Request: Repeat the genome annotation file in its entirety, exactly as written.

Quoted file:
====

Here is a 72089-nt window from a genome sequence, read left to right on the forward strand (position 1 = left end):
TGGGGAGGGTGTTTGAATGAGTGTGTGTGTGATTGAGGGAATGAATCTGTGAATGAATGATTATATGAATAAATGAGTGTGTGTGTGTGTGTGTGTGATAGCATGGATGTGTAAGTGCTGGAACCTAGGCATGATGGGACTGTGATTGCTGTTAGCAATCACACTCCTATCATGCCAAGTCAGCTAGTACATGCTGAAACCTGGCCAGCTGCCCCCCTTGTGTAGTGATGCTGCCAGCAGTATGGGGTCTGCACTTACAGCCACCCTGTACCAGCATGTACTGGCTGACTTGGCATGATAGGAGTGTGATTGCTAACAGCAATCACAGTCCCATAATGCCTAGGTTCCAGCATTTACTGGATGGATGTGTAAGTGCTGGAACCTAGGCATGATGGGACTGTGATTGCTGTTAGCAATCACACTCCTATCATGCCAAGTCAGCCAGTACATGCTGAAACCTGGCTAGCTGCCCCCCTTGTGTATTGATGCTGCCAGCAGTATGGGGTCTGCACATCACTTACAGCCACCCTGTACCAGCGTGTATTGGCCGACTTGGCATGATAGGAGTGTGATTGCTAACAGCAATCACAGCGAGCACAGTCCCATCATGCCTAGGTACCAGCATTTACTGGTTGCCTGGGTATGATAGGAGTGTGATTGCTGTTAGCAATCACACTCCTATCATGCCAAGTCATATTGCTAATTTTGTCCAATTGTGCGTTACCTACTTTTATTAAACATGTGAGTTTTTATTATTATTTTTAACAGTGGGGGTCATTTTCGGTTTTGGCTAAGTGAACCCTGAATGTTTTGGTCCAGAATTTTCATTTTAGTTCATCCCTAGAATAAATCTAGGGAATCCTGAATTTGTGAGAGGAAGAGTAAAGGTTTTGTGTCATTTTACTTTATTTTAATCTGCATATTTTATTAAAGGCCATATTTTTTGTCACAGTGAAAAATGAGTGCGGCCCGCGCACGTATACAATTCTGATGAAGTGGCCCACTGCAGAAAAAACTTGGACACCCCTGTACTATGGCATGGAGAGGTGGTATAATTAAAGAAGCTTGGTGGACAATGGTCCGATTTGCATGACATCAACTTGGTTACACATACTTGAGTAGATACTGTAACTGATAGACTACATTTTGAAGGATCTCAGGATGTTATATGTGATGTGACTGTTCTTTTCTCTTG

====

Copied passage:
Here is a 72089-nt window from a genome sequence, read left to right on the forward strand (position 1 = left end):
TGGGGAGGGTGTTTGAATGAGTGTGTGTGTGATTGAGGGAATGAATCTGTGAATGAATGATTATATGAATAAATGAGTGTGTGTGTGTGTGTGTGTGATAGCATGGATGTGTAAGTGCTGGAACCTAGGCATGATGGGACTGTGATTGCTGTTAGCAATCACACTCCTATCATGCCAAGTCAGCTAGTACATGCTGAAACCTGGCCAGCTGCCCCCCTTGTGTAGTGATGCTGCCAGCAGTATGGGGTCTGCACTTACAGCCACCCTGTACCAGCATGTACTGGCTGACTTGGCATGATAGGAGTGTGATTGCTAACAGCAATCACAGTCCCATAATGCCTAGGTTCCAGCATTTACTGGATGGATGTGTAAGTGCTGGAACCTAGGCATGATGGGACTGTGATTGCTGTTAGCAATCACACTCCTATCATGCCAAGTCAGCCAGTACATGCTGAAACCTGGCTAGCTGCCCCCCTTGTGTATTGATGCTGCCAGCAGTATGGGGTCTGCACATCACTTACAGCCACCCTGTACCAGCGTGTATTGGCCGACTTGGCATGATAGGAGTGTGATTGCTAACAGCAATCACAGCGAGCACAGTCCCATCATGCCTAGGTACCAGCATTTACTGGTTGCCTGGGTATGATAGGAGTGTGATTGCTGTTAGCAATCACACTCCTATCATGCCAAGTCATATTGCTAATTTTGTCCAATTGTGCGTTACCTACTTTTATTAAACATGTGAGTTTTTATTATTATTTTTAACAGTGGGGGTCATTTTCGGTTTTGGCTAAGTGAACCCTGAATGTTTTGGTCCAGAATTTTCATTTTAGTTCATCCCTAGAATAAATCTAGGGAATCCTGAATTTGTGAGAGGAAGAGTAAAGGTTTTGTGTCATTTTACTTTATTTTAATCTGCATATTTTATTAAAGGCCATATTTTTTGTCACAGTGAAAAATGAGTGCGGCCCGCGCACGTATACAATTCTGATGAAGTGGCCCACTGCAGAAAAAACTTGGACACCCCTGTACTATGGCATGGAGAGGTGGTATAATTAAAGAAGCTTGGTGGACAATGGTCCGATTTGCATGACATCAACTTGGTTACACATACTTGAGTAGATACTGTAACTGATAGACTACATTTTGAAGGATCTCAGGATGTTATATGTGATGTGACTGTTCTTTTCTCTTG